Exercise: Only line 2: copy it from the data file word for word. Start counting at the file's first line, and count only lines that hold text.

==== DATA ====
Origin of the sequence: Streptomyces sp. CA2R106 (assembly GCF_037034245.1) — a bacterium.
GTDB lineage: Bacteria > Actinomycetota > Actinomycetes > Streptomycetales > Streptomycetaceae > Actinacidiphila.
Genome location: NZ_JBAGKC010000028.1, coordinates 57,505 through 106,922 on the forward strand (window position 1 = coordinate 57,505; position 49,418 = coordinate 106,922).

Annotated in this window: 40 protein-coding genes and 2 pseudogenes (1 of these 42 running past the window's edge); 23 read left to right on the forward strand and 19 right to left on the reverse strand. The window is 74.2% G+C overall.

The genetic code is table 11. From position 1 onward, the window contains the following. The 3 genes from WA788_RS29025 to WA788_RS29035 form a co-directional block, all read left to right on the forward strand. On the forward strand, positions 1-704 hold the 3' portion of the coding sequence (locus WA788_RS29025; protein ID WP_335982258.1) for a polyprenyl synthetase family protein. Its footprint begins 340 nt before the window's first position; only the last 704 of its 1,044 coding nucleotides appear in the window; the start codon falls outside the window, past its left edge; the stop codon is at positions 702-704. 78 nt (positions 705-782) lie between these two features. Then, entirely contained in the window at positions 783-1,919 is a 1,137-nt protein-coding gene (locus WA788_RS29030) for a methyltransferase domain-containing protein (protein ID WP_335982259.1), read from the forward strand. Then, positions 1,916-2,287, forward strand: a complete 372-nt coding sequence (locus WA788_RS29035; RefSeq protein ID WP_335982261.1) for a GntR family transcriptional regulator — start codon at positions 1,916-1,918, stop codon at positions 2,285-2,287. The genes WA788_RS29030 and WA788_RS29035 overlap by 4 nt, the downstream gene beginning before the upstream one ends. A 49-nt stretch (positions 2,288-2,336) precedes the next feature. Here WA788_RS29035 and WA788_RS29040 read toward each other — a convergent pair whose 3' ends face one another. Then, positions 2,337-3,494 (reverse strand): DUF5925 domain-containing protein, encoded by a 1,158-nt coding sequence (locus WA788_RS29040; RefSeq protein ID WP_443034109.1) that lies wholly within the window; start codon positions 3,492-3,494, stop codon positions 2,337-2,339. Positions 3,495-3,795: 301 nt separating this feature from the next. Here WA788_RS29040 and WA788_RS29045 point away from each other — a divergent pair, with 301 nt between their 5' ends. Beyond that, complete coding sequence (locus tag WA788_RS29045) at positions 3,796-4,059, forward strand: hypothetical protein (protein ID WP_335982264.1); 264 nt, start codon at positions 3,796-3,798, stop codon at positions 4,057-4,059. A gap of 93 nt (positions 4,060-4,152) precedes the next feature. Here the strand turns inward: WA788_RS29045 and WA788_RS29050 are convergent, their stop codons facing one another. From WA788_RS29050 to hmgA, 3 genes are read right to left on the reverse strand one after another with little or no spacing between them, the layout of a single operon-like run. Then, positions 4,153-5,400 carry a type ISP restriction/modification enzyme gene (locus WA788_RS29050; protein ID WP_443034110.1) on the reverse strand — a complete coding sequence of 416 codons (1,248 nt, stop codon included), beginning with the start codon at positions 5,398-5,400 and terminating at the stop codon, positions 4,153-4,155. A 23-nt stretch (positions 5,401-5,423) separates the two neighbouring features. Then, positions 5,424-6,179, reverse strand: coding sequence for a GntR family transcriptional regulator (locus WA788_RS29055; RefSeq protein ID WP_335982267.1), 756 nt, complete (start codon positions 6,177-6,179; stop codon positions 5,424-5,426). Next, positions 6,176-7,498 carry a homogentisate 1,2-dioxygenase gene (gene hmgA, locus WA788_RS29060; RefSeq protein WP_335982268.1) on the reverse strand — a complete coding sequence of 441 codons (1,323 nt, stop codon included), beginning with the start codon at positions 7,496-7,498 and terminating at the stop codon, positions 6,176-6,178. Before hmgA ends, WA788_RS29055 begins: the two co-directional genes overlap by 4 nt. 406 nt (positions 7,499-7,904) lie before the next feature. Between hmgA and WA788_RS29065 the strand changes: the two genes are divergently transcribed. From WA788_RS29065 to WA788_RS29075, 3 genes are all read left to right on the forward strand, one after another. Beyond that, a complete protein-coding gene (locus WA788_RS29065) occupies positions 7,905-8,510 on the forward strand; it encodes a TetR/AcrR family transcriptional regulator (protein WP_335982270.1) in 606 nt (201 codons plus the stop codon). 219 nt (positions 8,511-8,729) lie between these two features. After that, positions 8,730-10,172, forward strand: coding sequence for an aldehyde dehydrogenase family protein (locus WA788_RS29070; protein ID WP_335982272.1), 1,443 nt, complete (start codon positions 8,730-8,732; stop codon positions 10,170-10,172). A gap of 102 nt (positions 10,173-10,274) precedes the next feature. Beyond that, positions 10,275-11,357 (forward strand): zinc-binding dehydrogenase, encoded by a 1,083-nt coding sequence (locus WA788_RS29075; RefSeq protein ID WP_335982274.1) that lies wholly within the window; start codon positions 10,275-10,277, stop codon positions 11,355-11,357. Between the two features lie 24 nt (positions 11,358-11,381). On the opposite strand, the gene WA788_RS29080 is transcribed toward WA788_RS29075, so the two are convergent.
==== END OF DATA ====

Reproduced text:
GTDB lineage: Bacteria > Actinomycetota > Actinomycetes > Streptomycetales > Streptomycetaceae > Actinacidiphila.